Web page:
Mesotrione

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Mesotrione
Mesotrione.svg
Names
IUPAC name
2-[4-(Methylsulfonyl)-2-nitrobenzoyl]cyclohexane-1,3-dione
Identifiers
3D model (JSmol)
ChEBI
ChemSpider
ECHA InfoCard 100.111.661
UNII
Properties
C14H13NO7S
Molar mass 339.32 g·mol−1
Except where otherwise noted, data are given for materials in their standard state (at 25 °C [77 °F], 100 kPa).
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Infobox references

Mesotrione is an herbicide sold under the brand names Callisto and Tenacity that was brought to market by Syngenta in 2001.[1] It is a synthetic analog of leptospermone developed to mimic the effects of this natural herbicide.[2] Mesotrione is a member of the class of HPPD inhibitors, which all work by inhibiting the plant enzyme 4-hydroxyphenylpyruvate dioxygenase.[3] In plants, HPPD is necessary for carotenoid biosynthesis; carotenoids in turn protect chlorophyll from being degraded by sunlight.[4] When an HPPD inhibitor is sprayed on a plant, it prevents carotenoid from being made, chlorophyll degrades and the plant dies.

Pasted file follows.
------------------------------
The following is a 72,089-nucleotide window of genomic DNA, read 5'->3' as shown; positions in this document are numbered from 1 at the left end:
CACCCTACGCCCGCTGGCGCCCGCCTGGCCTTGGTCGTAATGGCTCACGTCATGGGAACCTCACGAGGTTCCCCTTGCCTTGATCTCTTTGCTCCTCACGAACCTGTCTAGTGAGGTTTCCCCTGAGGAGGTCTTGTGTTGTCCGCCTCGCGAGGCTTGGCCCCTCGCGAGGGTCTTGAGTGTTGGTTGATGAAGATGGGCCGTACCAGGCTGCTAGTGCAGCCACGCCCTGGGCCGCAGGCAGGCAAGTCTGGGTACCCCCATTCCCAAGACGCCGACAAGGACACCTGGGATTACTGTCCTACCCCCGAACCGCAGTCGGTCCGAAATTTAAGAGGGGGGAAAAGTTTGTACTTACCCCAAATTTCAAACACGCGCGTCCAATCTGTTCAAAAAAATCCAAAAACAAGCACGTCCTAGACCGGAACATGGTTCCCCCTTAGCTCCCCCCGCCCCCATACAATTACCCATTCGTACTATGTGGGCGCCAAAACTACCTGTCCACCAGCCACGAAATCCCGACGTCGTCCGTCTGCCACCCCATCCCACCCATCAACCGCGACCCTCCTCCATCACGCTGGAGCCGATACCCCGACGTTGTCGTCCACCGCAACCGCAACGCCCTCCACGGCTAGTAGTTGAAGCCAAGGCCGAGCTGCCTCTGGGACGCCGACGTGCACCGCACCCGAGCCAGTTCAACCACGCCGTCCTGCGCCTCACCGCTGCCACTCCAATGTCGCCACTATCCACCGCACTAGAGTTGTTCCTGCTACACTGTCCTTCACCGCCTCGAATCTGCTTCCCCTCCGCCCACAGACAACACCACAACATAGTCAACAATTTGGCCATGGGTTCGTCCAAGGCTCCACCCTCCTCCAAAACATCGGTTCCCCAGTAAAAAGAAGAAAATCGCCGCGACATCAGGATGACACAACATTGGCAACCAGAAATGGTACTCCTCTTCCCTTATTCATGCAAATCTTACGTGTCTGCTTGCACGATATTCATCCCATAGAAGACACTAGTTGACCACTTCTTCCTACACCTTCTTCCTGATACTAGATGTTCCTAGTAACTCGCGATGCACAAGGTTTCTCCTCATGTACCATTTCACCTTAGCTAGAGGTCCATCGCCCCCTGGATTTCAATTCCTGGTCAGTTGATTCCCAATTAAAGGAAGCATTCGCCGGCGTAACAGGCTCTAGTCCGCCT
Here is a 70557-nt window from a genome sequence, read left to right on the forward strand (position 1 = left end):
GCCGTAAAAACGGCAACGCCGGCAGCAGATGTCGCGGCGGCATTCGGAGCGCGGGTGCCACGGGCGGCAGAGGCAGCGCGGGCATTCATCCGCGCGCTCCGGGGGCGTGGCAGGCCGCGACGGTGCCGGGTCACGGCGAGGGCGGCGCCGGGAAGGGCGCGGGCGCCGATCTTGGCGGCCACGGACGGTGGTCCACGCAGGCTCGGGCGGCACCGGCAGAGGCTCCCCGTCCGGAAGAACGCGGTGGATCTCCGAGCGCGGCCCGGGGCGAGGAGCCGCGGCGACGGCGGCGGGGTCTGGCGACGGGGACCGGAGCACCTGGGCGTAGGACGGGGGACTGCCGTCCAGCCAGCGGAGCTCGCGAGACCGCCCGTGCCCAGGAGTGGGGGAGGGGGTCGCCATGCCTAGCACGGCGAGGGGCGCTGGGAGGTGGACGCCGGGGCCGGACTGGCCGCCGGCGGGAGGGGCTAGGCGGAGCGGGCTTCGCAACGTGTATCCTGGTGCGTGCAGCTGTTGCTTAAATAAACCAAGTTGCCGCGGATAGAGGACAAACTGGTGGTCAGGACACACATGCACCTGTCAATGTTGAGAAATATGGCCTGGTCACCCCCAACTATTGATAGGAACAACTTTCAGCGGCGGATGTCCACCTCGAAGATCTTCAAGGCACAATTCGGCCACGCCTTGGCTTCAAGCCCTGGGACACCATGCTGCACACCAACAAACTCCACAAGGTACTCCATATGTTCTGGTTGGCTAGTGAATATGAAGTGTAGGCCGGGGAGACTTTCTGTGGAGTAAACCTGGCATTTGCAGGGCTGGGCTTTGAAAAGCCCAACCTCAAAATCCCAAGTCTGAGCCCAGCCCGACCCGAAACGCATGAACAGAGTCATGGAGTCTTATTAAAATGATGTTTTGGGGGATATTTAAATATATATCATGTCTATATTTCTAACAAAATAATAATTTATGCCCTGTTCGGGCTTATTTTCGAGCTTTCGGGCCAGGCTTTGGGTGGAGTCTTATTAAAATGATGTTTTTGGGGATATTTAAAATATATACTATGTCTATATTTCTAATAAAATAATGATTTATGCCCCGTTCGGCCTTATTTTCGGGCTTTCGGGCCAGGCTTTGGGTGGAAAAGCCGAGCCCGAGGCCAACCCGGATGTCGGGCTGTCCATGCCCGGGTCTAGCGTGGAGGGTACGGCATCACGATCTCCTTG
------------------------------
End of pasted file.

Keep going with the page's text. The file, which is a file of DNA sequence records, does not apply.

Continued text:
Sales by Syngenta were more than $400 million per year in 2011 but worldwide patent rights started to expire in 2012, opening the market to generic competition.[1]

See also[edit]

References[edit]

  1. ^ a b Dr. Nigel Uttley for Farm Chemicals International. June 3, 2011 Product Profile: Mesotrione
  2. ^ Derek Cornes (2005). "Callisto: a very successful maize herbicide inspired by allelochemistry". Fourth World Congress on Alleopathy. The Regional Institute Ltd. Retrieved May 26, 2011. 
  3. ^ Moran, GR (Jan 2005). "4-Hydroxyphenylpyruvate dioxygenase" (PDF). Arch Biochem Biophys. 433 (1): 117–28. PMID 15581571. doi:10.1016/j.abb.2004.08.015. 
  4. ^ "Tenacity Herbicide". Syngenta. 

External links[edit]

  • Mesotrione in the Pesticide Properties DataBase (PPDB)